Kate Raworth from the Oxford University’s Environmental Change Institute work also offers a global approach, explaining that the aim of economic activity should be meeting the needs of all within the means of the planet. In her book Doughnut Economics: Seven Ways to Think Like a 21st-Century Economist, she redraws the economy embedding it within the Earth’s systems and its environmental limits, a doughnut that shows the interdependence of all the players. She provides an economics where the wealth from the natural world is widely shared and inequalities in wealth and income are reduced. Money, markets, taxation and public investment would be designed to conserve and regenerate resources rather than squander them. State-owned banks would invest in projects that transform our relationship with the living world, such as zero-carbon public transport and community energy schemes. New metrics would measure genuine prosperity, rather than the speed with which we degrade our long-term prospects. 6

Charles Eisenstein is also an important thinker in formulating new ways of doing business that are kinder to the natural world. In his book Sacred Economics, he focuses on the importance of sharing, gifting (which is the giving of one’s time and resources without expectation of return) and local currencies. He writes that such activity binds people together through obligation and mutual dependence and points out that ‘the more we give, the more we feel our connections.’ He writes that, ‘The old economic regime is inimical to it, with its concentration of wealth, its exclusion of those who cannot pay, its anonymity and depersonalisation, its shattering of community and connection, its denial of cyclicity and the law of return, and its orientation toward the accumulation of money and property. Sacred economy bears the opposite of all these conditions: it is egalitarian, inclusive, personal, bond-creating, sustainable and non-accumulative.’ 7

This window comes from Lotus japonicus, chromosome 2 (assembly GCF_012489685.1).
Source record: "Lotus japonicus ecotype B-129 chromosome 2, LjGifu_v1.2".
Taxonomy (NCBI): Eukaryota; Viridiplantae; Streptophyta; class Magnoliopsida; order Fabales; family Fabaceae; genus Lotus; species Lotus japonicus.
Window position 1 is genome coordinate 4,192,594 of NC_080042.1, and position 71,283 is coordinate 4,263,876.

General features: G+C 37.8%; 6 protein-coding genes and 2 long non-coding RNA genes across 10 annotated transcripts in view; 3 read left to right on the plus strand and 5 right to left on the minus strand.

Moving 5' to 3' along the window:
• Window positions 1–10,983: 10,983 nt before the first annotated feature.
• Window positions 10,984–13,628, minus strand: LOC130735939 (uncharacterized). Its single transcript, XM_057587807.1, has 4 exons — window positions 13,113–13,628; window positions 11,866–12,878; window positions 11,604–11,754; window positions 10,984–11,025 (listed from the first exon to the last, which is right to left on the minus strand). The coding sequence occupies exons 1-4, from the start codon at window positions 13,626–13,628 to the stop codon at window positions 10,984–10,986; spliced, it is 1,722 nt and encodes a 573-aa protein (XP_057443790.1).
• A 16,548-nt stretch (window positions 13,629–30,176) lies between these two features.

It is important to understand the nature of the problems we face and to become aware of the new thinking and methods that are emerging. As we turn our attention to these new methods seeking manifestation, we direct light towards them stimulating them and improving their chances of success. It is a process of trial and error that will move us gradually towards the necessary forms for the New Age. Not all ideas will work and the process of adjustment to a new way of living and being will be fraught with difficulties. Many of the most established thought forms of the Piscean Age, of which Capitalism is one, are under great pressure to adapt to new and changing conditions, but equally there is significant resistance from crystallised forces, thus creating increasing cleavages within humanity.

Humanity is awakening to the perils of materialism; we are at a crossroads deciding whether to continue supporting a system that rewards the few at the expense of the many and destroys the very fabric of our earth, or whether to be led by new thinking, motivated by unselfish purpose to work for the good of the whole. This new way of living and being is coming and cannot be stopped but the process and speed of transition is within humanity’s hands.


1 The Rays and the Initiations, Alice Bailey, p. 307
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3 Discipleship in the New Age, Volume 11, Alice Bailey, p. 222
4 Externalisation of the Hierarchy, Alice Bailey, p. 570
5 Bregman, Utopia For Realists
7 Sacred Economics – C Eisenstein p. 248